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The First Anglo Sikh War

The First Anglo-Sikh War broke out in 1845; from the start it was marred by Victorian arrogance and bluster on the British side, and personal ambition, intrigue and treason in the Sikh camp. Five keenly fought contests ensued, including the great battle of Ferozeshah. With its ammunition spent, artillery destroyed and with no food and water, the British force found itself caught between two powerful Sikh armies. The Governor-General Sir Hardinge accompanying the army gave orders to burn all state papers in preparation for the worst; the fate of India would be decided that day.

Amarpal Sidhu's book uses numerous eye witness accounts of the First Sikh War, a conflict characterized by treachery, suffering and incredible bravery on both sides. Over a hundred photographs and new scale maps show the campaign as never before.

Each chapter of The First Anglo-Sikh War has a corresponding 'Guide' chapter giving firsthand accounts of visitors to the battlefield from just a few hours after the battle, when fresh corpses and the detritus of war cover the ground, to up to 30 years later, when the land has been reclaimed by forest and agriculture. The reader is then invited to take his own tour of the battlefield. GPS coordinates of particular assaults and troop and artillery formations have been meticulously collected by the author to provide an accurate map of events, which can be plotted against the modern landscape using accessible software such as Google Earth. Detailed walking guides of the battlefields are also given.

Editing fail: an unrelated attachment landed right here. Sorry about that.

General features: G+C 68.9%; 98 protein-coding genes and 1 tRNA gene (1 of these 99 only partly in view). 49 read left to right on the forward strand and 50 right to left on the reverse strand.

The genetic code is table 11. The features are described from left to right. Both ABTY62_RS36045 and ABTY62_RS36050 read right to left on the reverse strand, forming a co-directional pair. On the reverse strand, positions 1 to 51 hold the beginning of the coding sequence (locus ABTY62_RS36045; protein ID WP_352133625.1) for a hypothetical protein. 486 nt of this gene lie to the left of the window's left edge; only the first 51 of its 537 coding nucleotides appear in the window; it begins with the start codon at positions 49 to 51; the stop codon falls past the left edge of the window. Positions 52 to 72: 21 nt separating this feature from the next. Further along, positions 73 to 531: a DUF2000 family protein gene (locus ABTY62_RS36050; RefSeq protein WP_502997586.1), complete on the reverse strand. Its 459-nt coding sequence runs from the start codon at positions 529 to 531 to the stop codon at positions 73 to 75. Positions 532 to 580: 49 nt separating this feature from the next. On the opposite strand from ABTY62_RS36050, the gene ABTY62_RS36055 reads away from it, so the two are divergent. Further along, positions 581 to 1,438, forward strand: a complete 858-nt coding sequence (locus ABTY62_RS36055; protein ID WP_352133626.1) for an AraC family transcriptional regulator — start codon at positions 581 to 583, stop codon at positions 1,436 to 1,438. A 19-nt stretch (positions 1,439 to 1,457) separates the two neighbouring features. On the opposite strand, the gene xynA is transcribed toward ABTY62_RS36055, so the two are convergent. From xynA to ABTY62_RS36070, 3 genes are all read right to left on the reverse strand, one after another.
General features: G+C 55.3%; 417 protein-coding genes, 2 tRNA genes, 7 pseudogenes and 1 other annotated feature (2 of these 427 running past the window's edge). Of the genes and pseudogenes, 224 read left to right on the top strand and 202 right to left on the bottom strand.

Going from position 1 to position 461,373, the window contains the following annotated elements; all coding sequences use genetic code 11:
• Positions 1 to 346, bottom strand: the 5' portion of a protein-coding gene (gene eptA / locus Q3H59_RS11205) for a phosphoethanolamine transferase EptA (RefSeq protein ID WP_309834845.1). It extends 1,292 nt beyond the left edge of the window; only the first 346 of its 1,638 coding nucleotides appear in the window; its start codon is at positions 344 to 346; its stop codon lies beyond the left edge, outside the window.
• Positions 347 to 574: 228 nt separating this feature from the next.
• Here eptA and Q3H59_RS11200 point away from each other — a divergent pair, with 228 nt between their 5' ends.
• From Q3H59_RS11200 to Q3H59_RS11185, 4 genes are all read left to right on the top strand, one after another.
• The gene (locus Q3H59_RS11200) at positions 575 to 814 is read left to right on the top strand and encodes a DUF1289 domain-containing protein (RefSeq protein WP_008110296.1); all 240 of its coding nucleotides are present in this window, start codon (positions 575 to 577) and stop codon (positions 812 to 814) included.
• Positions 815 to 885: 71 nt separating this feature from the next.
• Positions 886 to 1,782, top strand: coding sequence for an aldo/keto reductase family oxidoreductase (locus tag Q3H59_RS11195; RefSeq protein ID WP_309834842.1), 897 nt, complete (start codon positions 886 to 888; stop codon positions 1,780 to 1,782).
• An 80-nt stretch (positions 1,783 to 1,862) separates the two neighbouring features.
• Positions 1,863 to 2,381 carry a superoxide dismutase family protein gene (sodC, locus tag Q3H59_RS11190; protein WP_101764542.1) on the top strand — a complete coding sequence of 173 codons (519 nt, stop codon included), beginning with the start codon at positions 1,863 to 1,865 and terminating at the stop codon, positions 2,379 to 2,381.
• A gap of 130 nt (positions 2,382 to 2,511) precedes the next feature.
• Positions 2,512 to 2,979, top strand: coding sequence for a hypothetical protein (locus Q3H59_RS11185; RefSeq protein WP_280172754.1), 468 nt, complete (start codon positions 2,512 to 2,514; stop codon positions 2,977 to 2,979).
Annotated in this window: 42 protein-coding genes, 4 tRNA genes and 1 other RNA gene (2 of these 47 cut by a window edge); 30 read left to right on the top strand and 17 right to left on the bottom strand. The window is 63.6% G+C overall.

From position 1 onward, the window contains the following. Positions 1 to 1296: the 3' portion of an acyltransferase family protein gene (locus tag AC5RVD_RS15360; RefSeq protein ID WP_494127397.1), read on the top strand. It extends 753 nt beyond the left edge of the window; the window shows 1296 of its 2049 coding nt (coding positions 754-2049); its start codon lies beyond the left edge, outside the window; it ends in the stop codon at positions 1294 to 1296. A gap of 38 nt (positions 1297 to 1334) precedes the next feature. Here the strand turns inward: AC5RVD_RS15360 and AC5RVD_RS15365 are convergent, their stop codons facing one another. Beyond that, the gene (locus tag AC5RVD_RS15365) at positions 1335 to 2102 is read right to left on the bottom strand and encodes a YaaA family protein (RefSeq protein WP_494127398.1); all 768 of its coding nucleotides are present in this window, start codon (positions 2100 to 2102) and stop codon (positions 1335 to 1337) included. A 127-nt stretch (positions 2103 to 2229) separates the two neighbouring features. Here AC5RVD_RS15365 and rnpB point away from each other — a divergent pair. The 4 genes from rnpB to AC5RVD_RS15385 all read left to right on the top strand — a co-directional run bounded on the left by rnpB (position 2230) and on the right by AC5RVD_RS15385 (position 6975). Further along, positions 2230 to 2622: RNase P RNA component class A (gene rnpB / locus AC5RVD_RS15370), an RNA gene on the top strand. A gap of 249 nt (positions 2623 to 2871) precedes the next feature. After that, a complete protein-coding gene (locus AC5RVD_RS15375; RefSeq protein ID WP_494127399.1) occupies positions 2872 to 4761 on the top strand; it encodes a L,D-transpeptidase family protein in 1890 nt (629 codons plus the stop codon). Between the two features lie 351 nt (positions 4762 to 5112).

'With this book in hand, the battlefields of the Punjab come alive once again.'  Professor Peter Doyle, All Party War Graves and Battlefield Heritage Group

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